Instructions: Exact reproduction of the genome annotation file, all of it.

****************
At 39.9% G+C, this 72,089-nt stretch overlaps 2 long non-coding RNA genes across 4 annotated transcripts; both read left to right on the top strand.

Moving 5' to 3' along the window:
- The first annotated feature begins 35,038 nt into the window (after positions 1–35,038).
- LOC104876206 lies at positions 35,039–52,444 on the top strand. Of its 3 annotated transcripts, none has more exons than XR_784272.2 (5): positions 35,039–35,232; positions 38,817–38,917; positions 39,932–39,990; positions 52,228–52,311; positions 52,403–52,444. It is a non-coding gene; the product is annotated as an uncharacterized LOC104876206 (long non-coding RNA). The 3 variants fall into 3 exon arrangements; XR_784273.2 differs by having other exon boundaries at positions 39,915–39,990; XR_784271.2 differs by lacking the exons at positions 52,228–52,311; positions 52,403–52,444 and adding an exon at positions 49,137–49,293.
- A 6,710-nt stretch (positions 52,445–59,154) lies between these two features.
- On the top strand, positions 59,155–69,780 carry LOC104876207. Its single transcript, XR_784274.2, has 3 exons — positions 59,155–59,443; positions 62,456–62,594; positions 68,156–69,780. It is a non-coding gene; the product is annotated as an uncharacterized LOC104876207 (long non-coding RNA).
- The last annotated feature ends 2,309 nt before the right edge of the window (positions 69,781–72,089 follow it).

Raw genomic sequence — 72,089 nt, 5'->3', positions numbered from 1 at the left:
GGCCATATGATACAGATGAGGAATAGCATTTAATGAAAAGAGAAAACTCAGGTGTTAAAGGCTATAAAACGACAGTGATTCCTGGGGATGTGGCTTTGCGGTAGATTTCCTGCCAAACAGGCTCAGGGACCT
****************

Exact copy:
At 39.9% G+C, this 72,089-nt stretch overlaps 2 long non-coding RNA genes across 4 annotated transcripts; both read left to right on the top strand.

Moving 5' to 3' along the window:
- The first annotated feature begins 35,038 nt into the window (after positions 1–35,038).
- LOC104876206 lies at positions 35,039–52,444 on the top strand. Of its 3 annotated transcripts, none has more exons than XR_784272.2 (5): positions 35,039–35,232; positions 38,817–38,917; positions 39,932–39,990; positions 52,228–52,311; positions 52,403–52,444. It is a non-coding gene; the product is annotated as an uncharacterized LOC104876206 (long non-coding RNA). The 3 variants fall into 3 exon arrangements; XR_784273.2 differs by having other exon boundaries at positions 39,915–39,990; XR_784271.2 differs by lacking the exons at positions 52,228–52,311; positions 52,403–52,444 and adding an exon at positions 49,137–49,293.
- A 6,710-nt stretch (positions 52,445–59,154) lies between these two features.
- On the top strand, positions 59,155–69,780 carry LOC104876207. Its single transcript, XR_784274.2, has 3 exons — positions 59,155–59,443; positions 62,456–62,594; positions 68,156–69,780. It is a non-coding gene; the product is annotated as an uncharacterized LOC104876207 (long non-coding RNA).
- The last annotated feature ends 2,309 nt before the right edge of the window (positions 69,781–72,089 follow it).

Raw genomic sequence — 72,089 nt, 5'->3', positions numbered from 1 at the left:
GGCCATATGATACAGATGAGGAATAGCATTTAATGAAAAGAGAAAACTCAGGTGTTAAAGGCTATAAAACGACAGTGATTCCTGGGGATGTGGCTTTGCGGTAGATTTCCTGCCAAACAGGCTCAGGGACCT